1. How can surveillance help to detect and control the disease?
Surveillance can play a role in detecting and controlling monkeypox by providing timely and accurate information about the incidence, spread, and trends of the disease. Since monkeypox is contagious, by detecting the early signs of an outbreak, we could give medical interventions such as a quarantine to prevent a massive outbreak. Surveillance would help provide the valuable data to the demographics and geographical region of the patients.
2. Should we conduct active or passive surveillance or both for the disease, why?
I think both active and passive surveillance for diseases. Active surveillance could detect more cases as we could proactively discover cases through our efforts such as calling hospitals and doing field work, and it is important for us to identify the hidden cases in the community to effectively prevent an outbreak. Active surveillance allows for better case detection, especially when passive reporting may be incomplete or delayed. However, we may not be able to consistently implement active surveillance at all times for the entire country, for as it is very resource-intensive requiring lots of human labour and capital. Therefore, we may only be able to implement active surveillance in high-risk communities.
Passive surveillance helps complement active surveillance and it relies on the voluntary reporting of cases by healthcare providers or laboratories. This is applicable to monkeypox since in some countries monkeypox is included as a notifiable disease. All healthcare providers are advised to report monkeypox cases to disease control. The data is therefore likely to be geographically broader since facilities from many places are able to report. Passive surveillance also occur at a small cost since no active efforts need to be put in. However, data from passive surveillance may be slow and the data quality may be low. Ultimately, it is best to combine both active and passive surveillance provides a comprehensive understanding of the disease, so that the two approaches could cover the disadvantages of the other.
3. Which method should be best to identify cases, why?
a. Cases in medical facilities VS community
This is difficult because I think it depends on the ultimate goal of our surveillance. If our goal is to carry out epidemiological research, to find out the prevalence, incidence, age and gender of the disease, then it would be better to collect data from medical facilities such that the only data collected are confirmed diagnosis. This would ensure that the data we get is accurate. However, if our goal is effective disease control, then timing is key. It would be best to collect data from cases in the community since we get notified of all suspected and probable cases which are yet to be fully diagnosed and confirmed. This would allow us to act quickly and do quarantine for example.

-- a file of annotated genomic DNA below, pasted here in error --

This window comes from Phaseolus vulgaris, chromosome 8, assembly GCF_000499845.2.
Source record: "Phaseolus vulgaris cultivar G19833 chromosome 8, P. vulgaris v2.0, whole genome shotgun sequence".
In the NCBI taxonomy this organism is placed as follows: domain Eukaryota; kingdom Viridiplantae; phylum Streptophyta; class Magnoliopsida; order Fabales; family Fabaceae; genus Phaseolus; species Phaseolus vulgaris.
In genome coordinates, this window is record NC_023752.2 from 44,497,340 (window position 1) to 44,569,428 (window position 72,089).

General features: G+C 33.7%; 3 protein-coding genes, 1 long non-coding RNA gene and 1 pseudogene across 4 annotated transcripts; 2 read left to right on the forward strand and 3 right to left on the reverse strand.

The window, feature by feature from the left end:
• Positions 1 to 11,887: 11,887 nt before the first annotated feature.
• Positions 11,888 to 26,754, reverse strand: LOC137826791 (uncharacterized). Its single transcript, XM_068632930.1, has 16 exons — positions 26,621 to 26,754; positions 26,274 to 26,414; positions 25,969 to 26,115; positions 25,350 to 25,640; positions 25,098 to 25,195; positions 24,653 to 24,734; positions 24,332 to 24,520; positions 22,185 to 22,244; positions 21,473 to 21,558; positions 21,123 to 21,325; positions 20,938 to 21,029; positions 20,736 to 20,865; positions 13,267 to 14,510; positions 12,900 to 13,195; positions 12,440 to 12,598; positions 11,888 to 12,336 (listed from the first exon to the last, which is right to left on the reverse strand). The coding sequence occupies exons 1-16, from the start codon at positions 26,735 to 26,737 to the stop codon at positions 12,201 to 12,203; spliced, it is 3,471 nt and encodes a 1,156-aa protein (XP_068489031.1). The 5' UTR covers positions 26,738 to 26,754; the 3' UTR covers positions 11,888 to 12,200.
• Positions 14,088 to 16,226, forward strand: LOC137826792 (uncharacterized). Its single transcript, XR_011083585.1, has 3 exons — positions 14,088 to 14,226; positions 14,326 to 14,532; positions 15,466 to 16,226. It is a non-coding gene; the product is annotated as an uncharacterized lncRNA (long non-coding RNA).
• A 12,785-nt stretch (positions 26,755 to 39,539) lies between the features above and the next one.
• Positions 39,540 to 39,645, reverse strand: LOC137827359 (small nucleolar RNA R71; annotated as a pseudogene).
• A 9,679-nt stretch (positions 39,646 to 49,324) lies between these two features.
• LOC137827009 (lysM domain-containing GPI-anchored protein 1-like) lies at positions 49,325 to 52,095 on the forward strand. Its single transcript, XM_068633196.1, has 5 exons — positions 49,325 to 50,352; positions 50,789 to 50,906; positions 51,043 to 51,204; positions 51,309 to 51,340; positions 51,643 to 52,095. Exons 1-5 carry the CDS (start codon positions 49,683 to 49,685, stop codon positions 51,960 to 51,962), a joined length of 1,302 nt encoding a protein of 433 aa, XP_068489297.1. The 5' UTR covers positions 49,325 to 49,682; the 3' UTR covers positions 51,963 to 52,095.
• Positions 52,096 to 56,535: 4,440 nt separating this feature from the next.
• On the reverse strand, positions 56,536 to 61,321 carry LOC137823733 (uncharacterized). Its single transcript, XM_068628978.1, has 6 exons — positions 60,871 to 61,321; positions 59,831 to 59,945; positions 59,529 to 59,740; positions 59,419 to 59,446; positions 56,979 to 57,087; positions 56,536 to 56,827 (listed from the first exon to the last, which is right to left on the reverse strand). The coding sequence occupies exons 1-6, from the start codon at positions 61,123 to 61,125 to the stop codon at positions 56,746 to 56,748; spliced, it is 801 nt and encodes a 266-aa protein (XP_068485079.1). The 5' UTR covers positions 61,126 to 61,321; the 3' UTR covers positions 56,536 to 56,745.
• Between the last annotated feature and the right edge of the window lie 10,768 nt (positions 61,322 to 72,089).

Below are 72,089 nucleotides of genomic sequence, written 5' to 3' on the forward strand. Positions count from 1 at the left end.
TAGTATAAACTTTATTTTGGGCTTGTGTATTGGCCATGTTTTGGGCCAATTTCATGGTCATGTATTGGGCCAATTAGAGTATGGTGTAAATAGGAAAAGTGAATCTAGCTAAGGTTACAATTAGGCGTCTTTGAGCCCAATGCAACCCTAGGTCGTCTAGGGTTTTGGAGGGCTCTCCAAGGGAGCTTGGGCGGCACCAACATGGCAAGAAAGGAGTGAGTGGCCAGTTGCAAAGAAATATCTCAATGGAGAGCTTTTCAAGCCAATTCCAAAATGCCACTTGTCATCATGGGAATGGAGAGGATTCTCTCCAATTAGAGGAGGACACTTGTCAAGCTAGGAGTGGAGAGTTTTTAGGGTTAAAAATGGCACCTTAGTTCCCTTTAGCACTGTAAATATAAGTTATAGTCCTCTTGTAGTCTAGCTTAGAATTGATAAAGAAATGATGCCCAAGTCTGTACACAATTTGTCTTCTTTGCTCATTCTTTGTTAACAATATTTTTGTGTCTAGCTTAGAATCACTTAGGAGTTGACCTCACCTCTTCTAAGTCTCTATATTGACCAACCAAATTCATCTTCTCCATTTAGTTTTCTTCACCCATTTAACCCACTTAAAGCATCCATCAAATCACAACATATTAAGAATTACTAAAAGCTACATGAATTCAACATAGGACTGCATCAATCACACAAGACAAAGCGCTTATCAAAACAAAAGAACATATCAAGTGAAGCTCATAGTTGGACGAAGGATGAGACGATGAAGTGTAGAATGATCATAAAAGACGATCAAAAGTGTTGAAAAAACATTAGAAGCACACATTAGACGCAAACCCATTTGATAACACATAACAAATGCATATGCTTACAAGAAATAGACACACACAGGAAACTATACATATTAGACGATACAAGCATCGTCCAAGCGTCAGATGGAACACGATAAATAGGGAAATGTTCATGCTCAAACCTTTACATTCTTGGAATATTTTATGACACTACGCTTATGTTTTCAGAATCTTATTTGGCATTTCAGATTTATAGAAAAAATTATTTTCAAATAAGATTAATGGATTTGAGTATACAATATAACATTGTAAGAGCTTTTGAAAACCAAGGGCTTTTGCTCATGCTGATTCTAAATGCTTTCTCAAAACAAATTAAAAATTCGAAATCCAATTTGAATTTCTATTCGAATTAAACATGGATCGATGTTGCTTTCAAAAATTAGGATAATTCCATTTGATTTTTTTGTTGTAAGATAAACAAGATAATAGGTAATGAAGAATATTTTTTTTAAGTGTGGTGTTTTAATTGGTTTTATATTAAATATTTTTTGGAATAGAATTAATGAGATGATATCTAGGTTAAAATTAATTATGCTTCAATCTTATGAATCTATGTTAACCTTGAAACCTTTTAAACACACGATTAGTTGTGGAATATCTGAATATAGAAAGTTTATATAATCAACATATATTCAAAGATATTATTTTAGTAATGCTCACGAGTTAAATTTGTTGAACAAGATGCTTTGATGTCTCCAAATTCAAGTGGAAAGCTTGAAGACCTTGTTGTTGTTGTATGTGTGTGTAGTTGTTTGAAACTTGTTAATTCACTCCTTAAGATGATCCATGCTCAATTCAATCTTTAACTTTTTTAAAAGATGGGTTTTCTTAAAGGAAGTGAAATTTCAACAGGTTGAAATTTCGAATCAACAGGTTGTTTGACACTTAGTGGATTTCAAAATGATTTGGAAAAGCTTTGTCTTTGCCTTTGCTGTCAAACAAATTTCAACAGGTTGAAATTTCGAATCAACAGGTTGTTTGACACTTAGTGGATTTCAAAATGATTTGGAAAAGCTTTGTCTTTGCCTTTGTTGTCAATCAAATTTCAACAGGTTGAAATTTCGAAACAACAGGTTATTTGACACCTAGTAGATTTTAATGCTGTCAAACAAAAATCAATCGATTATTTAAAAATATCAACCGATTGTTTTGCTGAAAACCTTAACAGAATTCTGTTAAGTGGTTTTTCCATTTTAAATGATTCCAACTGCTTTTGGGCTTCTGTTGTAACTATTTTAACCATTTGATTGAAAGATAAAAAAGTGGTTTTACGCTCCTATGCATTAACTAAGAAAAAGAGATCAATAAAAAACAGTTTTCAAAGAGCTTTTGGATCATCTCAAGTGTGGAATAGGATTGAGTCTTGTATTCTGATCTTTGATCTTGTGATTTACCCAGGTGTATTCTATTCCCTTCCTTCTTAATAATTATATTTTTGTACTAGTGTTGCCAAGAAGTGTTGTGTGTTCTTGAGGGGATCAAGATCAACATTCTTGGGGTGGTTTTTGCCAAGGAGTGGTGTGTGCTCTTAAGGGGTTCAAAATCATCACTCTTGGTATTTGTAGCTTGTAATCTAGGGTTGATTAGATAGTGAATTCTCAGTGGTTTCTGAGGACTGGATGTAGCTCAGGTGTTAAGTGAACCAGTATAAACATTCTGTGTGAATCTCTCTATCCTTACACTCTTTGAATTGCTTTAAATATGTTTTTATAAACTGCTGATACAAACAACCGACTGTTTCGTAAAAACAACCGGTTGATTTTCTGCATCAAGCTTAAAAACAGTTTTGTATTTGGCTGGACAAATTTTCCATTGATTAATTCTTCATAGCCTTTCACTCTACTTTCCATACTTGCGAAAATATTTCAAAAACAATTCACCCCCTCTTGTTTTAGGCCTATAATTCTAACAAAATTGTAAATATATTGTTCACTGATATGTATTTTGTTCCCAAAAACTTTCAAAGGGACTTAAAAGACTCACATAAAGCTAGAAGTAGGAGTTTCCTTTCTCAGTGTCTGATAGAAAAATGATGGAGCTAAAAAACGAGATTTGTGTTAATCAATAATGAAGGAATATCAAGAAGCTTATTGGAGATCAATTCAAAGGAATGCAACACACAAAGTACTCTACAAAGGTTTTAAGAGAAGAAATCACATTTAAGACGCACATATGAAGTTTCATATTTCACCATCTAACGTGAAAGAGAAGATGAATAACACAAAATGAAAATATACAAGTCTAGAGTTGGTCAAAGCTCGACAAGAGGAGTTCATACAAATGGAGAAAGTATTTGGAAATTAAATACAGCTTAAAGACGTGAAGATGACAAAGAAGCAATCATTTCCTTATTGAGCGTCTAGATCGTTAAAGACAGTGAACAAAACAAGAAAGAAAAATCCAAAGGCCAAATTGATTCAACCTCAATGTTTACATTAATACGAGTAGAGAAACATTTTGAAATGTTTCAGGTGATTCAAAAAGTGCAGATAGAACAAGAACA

b. Sentinel VS population-based surveillance
I think it would better to do sentinel surveillance. From what I know, monkeypox tends to have a rather localized outbreak. Therefore, it would be better to do sentinel surveillance such that we could do targeted interventions in specific places. Population-based surveillance may be too expensive and unnecessary.
c. Case-based VS aggregated surveillance
While aggregated surveillance may be more simple and convenient to carry out by only collecting the total number of cases, I think case-based surveillance would be a better choice as it offers much more detailed information at an individual level. This could offer valuable data at the individual level which is crucial for investigations and disease control.
d. Syndromic VS laboratory-confirmed surveillance
I think syndromic surveillance is better since laboratory confirmed surveillance is way too slow. For a lab-confirmed diagnosis of monkeypox, swabs have to be collected for PCR in the lab. It could take days or even up to a week for labs that are slow to officially give the results, by the time the results are out, there could be a few more cases in the community already. Therefore, lab-confirmed surveillance may be too ineffective, and it would be better that we record cases as soon as there are syndromes.
4. What dissemination tools will you choose to disseminate monkeypox surveillance information? Why do you choose these tools?
I think definitely ongoing, real-time dissemination tools should be used. With many internet channels and web apps nowadays, it is not difficult nor costly to set up a system of real-time alerts such as ProMED for quick warnings of outbreaks. With contagious diseases such as Monkeypox, it is important to warn the healthcare facilities in the community to remain vigilant for any outbreak in the disease. Any new information should be instantly made available to hospital and citizens in the region for better public health awareness. Periodic dissemination would be ineffective in this case for disease control, since any information published would not be up-to-date. This is not not beneficial to preventing a monkeypox outbreak in the community.